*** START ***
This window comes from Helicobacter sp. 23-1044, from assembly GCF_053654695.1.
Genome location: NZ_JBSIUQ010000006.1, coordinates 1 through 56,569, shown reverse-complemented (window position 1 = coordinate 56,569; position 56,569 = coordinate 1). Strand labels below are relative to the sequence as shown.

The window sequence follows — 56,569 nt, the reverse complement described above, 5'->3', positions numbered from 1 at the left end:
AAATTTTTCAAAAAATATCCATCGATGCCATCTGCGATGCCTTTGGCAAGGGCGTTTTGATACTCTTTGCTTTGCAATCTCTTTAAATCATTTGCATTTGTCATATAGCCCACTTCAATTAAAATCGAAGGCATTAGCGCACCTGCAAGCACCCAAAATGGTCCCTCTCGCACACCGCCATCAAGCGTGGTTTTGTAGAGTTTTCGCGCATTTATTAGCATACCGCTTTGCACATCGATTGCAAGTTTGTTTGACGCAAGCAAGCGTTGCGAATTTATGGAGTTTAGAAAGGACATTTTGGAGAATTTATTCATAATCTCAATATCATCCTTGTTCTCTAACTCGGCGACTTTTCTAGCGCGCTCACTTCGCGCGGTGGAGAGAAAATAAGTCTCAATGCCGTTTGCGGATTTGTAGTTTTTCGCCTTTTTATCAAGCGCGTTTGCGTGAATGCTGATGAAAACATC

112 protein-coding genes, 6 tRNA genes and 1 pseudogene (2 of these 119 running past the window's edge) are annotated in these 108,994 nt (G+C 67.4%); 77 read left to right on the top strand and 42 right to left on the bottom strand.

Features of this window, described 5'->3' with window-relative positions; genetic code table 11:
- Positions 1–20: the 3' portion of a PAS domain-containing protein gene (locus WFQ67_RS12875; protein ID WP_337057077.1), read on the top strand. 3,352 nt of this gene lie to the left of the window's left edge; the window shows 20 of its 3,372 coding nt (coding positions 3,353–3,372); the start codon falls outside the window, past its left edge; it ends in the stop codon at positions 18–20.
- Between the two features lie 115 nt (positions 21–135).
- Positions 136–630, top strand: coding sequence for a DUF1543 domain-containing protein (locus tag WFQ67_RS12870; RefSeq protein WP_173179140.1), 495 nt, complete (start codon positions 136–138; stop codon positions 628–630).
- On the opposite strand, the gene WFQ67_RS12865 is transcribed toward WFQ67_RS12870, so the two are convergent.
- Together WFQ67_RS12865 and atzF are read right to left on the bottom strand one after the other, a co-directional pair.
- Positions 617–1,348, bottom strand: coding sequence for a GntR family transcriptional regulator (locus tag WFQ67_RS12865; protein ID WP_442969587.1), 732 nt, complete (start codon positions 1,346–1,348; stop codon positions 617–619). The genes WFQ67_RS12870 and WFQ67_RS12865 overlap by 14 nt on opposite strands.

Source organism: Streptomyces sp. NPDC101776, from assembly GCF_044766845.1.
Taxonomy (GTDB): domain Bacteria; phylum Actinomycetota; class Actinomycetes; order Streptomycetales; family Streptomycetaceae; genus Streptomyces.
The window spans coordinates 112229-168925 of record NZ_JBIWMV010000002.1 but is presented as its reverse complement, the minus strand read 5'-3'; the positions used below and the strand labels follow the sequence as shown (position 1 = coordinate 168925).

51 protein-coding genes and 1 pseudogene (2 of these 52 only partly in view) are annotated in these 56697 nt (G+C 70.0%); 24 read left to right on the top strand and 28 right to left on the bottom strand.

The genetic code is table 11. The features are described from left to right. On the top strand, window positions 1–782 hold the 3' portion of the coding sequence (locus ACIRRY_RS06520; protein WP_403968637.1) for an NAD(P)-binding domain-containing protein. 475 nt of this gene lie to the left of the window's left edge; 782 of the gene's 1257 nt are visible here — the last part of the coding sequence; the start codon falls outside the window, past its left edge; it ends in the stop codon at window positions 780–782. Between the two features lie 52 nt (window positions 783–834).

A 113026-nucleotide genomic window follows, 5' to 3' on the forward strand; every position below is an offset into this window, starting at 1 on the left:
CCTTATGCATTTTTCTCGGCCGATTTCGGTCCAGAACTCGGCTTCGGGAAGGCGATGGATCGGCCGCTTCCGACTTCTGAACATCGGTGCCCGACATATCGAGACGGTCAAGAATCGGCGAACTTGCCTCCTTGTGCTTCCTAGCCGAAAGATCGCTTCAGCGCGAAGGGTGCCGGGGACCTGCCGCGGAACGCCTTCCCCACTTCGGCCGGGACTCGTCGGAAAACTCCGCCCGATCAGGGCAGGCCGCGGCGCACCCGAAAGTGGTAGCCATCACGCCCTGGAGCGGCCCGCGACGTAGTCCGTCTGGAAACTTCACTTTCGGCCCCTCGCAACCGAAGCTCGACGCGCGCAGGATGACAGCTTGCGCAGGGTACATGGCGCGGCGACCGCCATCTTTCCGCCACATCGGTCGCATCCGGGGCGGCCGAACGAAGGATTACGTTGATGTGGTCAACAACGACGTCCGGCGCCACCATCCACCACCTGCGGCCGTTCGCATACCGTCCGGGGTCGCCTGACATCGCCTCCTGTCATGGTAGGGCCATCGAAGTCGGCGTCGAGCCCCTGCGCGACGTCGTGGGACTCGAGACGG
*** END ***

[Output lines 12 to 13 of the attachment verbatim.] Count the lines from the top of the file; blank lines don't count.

- Positions 617–1,348, bottom strand: coding sequence for a GntR family transcriptional regulator (locus tag WFQ67_RS12865; protein ID WP_442969587.1), 732 nt, complete (start codon positions 1,346–1,348; stop codon positions 617–619). The genes WFQ67_RS12870 and WFQ67_RS12865 overlap by 14 nt on opposite strands.

Source organism: Streptomyces sp. NPDC101776, from assembly GCF_044766845.1.